Azalea lace bug (ALB) is a significant pest on azalea, with feeding injury causing speckling and discoloration on affected leaves. Feeding damage also results in a reduction of stomatal gas exchange and leaf chlorophyll content, postulated to diminish growth and flowering rates.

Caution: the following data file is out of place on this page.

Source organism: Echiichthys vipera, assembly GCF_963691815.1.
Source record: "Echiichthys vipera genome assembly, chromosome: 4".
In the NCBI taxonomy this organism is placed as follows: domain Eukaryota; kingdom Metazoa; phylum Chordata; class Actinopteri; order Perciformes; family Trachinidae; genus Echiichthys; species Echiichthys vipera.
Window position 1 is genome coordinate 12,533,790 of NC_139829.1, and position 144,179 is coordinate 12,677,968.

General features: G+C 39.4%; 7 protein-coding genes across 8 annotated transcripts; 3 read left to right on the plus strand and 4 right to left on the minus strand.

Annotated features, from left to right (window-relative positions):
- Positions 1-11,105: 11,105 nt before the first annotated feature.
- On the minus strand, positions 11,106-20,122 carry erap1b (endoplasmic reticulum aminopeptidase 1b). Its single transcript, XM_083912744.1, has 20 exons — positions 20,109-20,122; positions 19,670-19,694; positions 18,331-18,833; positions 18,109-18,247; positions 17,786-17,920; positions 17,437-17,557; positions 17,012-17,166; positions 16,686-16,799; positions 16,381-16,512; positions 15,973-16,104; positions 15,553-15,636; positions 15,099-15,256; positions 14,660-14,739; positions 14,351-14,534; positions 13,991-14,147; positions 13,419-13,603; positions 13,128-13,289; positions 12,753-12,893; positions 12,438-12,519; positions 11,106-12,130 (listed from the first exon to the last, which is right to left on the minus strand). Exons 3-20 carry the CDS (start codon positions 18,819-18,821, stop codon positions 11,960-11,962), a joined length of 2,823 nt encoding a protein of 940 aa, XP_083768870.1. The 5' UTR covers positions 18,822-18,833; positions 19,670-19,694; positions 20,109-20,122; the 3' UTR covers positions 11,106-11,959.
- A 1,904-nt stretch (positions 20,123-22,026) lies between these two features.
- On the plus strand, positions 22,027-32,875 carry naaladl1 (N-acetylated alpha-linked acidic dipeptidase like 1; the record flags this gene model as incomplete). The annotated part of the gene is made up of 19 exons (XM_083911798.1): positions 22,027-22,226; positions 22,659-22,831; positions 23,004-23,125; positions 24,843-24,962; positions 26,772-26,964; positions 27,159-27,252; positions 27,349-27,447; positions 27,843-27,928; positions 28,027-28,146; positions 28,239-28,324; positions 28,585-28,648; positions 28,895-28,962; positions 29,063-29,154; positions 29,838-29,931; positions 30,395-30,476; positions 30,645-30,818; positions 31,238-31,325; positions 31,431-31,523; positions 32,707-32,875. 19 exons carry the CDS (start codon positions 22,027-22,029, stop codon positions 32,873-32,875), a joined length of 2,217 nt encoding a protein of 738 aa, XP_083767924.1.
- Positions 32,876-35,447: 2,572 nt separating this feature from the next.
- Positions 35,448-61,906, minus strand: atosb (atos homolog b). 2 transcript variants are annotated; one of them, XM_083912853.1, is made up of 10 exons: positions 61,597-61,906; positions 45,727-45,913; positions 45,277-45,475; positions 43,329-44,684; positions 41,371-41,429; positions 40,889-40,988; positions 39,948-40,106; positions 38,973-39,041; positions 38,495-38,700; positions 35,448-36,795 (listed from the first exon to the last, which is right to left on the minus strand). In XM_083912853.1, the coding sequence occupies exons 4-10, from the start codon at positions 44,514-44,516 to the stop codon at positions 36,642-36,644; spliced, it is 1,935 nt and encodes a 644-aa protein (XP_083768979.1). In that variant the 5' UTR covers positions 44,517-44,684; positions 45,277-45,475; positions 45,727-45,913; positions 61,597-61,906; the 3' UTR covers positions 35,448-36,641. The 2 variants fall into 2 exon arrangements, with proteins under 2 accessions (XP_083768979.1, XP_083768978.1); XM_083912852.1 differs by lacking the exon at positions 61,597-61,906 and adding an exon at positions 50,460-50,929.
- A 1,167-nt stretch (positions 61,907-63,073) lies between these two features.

In azalea, specific lipid components of the plant cuticle have been implicated in ALB resistance of R. canescens. In this study, epicuticular leaf wax was extracted from the leaves of four azalea genotypes, divided into two groups: a resistant group including R. periclymenoides and `Fourth of July' and a susceptible group including R. austrinum and `My Mary'. Leaf wax was extracted and resuspended in solution for application to all entries in a full diallel manner, including controls of solution only and no treatment. Each genotype–solution treatment included 10 replications. The leaf wax solution was applied to each replication (leaf) by painting the solution on one side of the midrib, yet on both abaxial and adaxial surfaces. Two leaves attached to a stem and four female adult ALB were placed in separate 32-mL sealed cups. Experimental conditions were 24 °C and 12-hour daylength for 96 h, at which time the number of live adults, frass spots, and eggs were counted. Data revealed that application of leaf wax solution had an impact on the level of frass and egg deposition by ALB in both resistant and susceptible genotypes. The effect was most pronounced when a solution of resistant genotypes was placed on susceptible genotypes, as the application resulted in lower numbers of frass spots and eggs compared to the nil control. However, an increase in frass and eggs was observed when extract of susceptible genotypes was applied to resistant genotypes.